Could "talking cars" save lives?
Auto companies are developing safety systems using advanced WiFi signals and GPS systems that could allow vehicles to communicate with each other on the road. The cars could then send messages to warn their drivers about potential crashes.
Ford Motor Co. is demonstrating the technology for policy makers and journalists in advance of the Washington Auto Show in the nation's capital. The technology sends out multiple messages per second about the vehicle's location, speed, brakes and steering.
If a vehicle detects a potential hazard, it can warn the driver. The technology aims to prevent collisions involving a car changing lanes, approaching a stalled vehicle, or heading into an intersection in which another car ignores a red light or a stop sign.
"We really see a safety opportunity here," said Mike Shulman, technical leader for Ford Research and Advanced Engineering.
Auto companies have been working on the technology for nearly a decade. Several automakers are part of a consortium sharing information on the crash avoidance systems, including General Motors, Toyota, Daimler and others.
The systems, which warn drivers through beeping sounds and flashing red lights at the base of the dashboard, are still five to 10 years from being deployed into America's car fleet. But Ford officials said the technology, if installed on enough vehicles, could reduce the more than 30,000 people who are killed each year on the nation's highways.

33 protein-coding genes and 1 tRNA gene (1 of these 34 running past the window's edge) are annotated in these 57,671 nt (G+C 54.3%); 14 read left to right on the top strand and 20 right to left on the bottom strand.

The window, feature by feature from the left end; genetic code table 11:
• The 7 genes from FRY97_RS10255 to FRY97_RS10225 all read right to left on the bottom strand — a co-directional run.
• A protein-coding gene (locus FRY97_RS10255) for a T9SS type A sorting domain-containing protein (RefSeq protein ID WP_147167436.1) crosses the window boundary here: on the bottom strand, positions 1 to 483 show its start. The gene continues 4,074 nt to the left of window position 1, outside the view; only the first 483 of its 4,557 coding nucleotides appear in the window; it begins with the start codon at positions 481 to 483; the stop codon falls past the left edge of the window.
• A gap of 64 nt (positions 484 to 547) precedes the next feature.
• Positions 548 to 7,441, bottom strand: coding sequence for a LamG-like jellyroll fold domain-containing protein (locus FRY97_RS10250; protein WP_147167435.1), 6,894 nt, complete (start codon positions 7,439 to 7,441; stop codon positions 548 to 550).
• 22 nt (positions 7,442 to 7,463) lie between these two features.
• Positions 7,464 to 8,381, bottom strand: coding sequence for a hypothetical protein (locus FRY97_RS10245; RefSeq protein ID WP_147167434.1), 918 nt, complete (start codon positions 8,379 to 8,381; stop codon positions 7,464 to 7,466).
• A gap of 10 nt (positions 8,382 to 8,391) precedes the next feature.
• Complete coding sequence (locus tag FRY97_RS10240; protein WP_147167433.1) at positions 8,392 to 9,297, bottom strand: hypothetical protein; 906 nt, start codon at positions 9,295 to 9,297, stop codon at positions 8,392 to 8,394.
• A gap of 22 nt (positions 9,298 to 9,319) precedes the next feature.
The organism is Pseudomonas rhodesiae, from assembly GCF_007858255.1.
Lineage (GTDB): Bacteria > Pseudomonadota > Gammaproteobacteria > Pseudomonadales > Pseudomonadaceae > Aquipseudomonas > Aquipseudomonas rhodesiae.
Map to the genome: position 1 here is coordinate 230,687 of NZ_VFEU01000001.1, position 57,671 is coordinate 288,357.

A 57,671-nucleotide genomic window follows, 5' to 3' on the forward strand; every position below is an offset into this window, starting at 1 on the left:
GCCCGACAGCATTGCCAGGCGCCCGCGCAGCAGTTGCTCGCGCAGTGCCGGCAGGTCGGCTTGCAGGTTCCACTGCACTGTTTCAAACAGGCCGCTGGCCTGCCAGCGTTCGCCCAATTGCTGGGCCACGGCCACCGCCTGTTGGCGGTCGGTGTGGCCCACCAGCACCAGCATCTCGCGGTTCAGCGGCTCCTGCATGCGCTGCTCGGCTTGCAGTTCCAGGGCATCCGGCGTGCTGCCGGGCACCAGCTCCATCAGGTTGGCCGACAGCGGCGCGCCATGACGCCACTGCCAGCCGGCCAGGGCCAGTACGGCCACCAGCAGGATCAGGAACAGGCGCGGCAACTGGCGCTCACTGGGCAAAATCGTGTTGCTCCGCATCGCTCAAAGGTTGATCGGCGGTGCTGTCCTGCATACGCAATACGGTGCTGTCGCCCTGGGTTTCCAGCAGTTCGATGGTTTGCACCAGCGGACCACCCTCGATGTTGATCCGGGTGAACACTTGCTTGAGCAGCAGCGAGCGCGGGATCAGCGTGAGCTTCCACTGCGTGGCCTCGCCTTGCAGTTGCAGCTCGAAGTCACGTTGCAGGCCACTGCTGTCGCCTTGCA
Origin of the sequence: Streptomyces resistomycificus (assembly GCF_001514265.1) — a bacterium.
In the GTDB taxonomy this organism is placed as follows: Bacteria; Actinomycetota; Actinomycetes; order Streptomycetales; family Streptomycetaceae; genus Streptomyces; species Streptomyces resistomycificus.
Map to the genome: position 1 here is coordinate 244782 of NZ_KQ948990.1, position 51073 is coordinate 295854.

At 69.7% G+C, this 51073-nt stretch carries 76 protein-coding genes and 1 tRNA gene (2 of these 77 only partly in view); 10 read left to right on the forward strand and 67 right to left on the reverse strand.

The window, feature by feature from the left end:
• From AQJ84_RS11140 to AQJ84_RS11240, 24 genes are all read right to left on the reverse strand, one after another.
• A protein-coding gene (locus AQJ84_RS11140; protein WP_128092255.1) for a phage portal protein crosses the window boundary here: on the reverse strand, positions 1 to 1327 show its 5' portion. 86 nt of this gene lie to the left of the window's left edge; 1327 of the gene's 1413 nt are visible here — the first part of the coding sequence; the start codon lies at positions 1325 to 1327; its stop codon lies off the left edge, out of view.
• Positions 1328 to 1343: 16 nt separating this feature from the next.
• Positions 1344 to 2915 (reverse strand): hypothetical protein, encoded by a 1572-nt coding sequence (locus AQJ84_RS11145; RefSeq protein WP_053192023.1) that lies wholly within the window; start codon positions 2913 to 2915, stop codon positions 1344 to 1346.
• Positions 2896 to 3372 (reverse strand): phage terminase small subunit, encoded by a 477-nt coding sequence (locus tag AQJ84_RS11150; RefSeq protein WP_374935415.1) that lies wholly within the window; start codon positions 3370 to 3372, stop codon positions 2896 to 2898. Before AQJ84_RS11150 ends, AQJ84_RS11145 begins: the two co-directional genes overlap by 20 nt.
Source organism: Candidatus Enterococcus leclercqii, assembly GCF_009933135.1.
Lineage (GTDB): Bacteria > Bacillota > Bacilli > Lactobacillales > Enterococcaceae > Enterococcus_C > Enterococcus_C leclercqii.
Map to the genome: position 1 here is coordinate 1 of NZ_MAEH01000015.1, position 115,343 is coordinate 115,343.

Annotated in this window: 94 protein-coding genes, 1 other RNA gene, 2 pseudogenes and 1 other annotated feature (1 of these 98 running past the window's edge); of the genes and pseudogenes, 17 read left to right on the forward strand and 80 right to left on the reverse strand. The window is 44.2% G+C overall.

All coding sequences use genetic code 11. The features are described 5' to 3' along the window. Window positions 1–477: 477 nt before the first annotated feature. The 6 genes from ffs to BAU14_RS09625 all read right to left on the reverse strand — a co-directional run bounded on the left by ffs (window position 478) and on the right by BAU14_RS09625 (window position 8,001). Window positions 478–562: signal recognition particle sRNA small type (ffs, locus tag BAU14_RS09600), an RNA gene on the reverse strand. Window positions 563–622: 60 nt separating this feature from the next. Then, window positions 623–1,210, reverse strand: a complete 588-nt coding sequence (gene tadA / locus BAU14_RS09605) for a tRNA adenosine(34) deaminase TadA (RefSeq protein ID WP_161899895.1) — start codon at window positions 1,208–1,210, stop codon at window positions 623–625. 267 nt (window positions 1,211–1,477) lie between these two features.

The government has touted the intelligent vehicle systems. In October, the National Highway Traffic Safety Administration said the vehicle-to-vehicle communication could potentially address about 4.3 million vehicle crashes, or about 4 in 5 crashes involving drivers who are not impaired by drugs or alcohol.
Some crash avoidance systems have used radar systems positioned in the front or back of the vehicle. Ford said the GPS/WiFi systems are less costly and can detect movements surrounding the vehicles, including conditions along winding roads where a driver's vision might be obstructed or in side crashes involving a car that barrels through a red light. The broad availability of GPS and WiFi, meanwhile, could help car companies eventually install the technology on vehicles already in the fleet, Ford said.
To showcase the technology, auto companies plan to hold driving clinics next summer to let consumers experience the intelligent vehicles. Car companies and the government are developing standards and hoping to complete research by 2013 and plan for future deployment.
"This technology is an opportunity to help create a future where millions of vehicles communicate with each other by sharing anonymous real-time information about traffic speeds and conditions. This new world of wireless communication will make transportation safer," said Peter Appel, administrator of the Transportation Department's Research and Innovative Technology Administration.